Saturday, July 9, 2011

Lone Star

Lone Star; Drama, USA, 1996; D: John Sayles, S: Chris Cooper, Elizabeth Peña, Kris Kristofferson, Stephen Mendillo, Chris Cooper, Joe Morton, Matthew McCounaghey, Frances McDormand

After two men find a skeleton somewhere in Texas desert, it triggers the awakening of long suppressed secrets of a small town situated near the Mexican border. Namely, it is the skeleton of Wade, a highly corrupt, racist, brute Sheriff who mysteriously disappeared 40 years ago. The current Sheriff, Sam Deeds, thinks that his late father Buddy killed him. Buddy was respected, but Sam never forgave him for not allowing him a relationship with Hispanic girl Pilar. Finally, Sam discovers that Hollis actually shot Wade and that Pilar is Buddy's illegitimate daughter, though he decides to continue his relationship with her.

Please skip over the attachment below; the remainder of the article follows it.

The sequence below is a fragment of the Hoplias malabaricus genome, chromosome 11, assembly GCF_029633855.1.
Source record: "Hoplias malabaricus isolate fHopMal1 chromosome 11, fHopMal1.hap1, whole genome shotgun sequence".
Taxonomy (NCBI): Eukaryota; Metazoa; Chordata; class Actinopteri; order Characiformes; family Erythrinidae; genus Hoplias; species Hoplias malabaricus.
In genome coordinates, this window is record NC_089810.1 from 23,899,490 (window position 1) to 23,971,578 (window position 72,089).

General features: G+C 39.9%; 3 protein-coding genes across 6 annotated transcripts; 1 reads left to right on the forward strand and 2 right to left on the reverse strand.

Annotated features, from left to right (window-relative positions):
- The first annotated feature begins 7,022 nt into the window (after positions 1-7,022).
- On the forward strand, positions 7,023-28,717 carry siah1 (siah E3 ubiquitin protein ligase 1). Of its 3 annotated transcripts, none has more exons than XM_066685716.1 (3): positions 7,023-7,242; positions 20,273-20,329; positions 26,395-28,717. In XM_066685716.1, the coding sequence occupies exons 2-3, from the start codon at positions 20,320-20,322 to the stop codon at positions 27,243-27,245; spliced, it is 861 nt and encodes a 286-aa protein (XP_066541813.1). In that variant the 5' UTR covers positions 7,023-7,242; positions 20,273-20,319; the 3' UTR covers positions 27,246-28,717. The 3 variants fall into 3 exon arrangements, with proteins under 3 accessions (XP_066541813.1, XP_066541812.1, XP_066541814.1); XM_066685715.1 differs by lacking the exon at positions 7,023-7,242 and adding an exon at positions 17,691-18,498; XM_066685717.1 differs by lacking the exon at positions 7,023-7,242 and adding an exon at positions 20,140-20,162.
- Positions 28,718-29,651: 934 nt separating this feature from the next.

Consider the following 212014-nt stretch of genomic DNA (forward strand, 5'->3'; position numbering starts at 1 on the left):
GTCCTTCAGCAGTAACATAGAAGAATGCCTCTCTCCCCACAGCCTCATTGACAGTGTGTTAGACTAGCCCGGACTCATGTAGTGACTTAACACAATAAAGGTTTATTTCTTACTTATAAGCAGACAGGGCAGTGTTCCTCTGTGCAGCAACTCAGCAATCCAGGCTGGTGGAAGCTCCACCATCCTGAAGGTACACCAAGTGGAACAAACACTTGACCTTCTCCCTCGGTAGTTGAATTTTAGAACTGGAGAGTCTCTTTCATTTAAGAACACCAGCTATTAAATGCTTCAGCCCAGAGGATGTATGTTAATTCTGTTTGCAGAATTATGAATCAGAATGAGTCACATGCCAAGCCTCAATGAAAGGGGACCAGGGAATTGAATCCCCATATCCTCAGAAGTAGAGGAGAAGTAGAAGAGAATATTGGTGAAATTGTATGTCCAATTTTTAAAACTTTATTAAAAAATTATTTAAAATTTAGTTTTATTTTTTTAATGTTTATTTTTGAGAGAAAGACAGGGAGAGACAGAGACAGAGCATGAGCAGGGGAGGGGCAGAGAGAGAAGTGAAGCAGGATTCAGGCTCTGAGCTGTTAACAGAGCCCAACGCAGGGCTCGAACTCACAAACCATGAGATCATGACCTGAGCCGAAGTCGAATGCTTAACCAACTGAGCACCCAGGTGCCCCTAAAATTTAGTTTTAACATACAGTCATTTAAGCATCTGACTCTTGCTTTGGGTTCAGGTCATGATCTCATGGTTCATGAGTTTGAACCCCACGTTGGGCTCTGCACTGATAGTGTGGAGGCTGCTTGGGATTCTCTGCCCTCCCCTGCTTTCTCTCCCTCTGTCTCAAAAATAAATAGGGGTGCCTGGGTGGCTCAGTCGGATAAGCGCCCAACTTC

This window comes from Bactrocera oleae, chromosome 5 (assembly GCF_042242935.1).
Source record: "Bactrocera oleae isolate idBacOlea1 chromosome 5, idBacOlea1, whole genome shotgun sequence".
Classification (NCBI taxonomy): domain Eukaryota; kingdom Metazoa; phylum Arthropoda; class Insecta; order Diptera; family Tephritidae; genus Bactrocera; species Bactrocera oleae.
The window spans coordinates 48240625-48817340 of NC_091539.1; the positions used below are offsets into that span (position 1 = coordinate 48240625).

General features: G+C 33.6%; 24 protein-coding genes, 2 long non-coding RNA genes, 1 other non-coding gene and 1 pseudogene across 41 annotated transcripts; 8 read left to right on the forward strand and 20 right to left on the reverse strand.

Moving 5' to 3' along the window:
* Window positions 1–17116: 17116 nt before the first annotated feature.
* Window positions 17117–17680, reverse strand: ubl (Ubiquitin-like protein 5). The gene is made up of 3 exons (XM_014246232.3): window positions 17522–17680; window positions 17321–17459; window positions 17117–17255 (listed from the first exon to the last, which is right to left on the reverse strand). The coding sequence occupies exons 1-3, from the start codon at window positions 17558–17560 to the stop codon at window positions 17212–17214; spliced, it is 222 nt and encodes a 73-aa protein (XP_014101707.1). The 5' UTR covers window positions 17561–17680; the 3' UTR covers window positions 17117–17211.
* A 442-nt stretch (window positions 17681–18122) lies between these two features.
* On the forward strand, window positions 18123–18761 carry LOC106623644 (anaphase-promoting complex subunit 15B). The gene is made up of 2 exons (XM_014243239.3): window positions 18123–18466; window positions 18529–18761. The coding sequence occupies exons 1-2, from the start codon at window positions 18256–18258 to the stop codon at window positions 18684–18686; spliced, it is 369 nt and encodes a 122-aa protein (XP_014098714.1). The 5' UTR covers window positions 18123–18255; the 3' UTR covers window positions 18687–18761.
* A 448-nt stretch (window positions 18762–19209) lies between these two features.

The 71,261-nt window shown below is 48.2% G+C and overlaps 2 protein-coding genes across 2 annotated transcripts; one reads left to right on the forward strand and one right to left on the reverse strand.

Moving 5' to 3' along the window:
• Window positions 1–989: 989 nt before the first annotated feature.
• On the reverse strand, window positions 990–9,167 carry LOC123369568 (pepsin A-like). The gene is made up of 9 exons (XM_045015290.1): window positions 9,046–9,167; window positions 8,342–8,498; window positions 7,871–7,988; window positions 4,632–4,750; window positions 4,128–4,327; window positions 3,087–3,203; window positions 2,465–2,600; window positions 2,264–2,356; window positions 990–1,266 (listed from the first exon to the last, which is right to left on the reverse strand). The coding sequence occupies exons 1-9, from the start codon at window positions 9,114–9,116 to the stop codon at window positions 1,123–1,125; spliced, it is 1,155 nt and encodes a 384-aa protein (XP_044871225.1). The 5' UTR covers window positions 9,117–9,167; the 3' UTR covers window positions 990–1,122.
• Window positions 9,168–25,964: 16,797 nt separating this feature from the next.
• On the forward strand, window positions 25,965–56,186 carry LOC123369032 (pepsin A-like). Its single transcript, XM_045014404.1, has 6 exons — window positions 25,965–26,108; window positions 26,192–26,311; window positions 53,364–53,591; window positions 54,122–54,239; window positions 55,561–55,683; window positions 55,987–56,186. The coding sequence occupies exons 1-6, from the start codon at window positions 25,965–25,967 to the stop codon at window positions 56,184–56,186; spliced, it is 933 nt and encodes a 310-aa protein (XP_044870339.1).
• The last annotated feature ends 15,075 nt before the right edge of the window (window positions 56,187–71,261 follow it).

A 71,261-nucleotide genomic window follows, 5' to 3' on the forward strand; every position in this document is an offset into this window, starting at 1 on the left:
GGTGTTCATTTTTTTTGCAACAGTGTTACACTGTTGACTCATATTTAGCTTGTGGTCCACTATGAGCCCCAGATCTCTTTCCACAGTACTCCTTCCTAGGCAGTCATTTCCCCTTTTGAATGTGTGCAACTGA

"Lone Star" starts off as "In the Heat of the Night", slowly transforms into a Hispanic version of "Sayonara" and ends with a plot twist that is reminiscent of the Akio-Anthy relationship in "Utena". John Sayles, who received his second Oscar nod in the category of best screenplay, is an intelligent author, though his tactic of acquiring more critical ground through shaky racist themes is limited: in some instances, the theme fits with the story, but on other instances it fits to a lesser extent. Sayles cleverly observes the problems of the American and Hispanic community in the story, even arguing that these problems did not arise up from their interactions in our present time, but a long time ago, centuries ago, from political decisions (Texas Annexation) and mistakes already established in the 19th Century: as such, they all just reflect the burden of history and were in advance set-up to carry it on their shoulders. Sayles has balance and measure, yet the film still seems dry and unexciting. One of the most inspiring moments shows up when the story goes to a flashback, to show a teenage Sam talking with teenage Pilar on the river; she says that she doesn't believe "that it is wrong for White people to fall in love with Hispanic people" and the camera, in one single take, turns towards left to show the grown up Sam saying: "I don't believe it, either." The movie needed more of such poetic solutions, because despite elegance, it could have engaged more.


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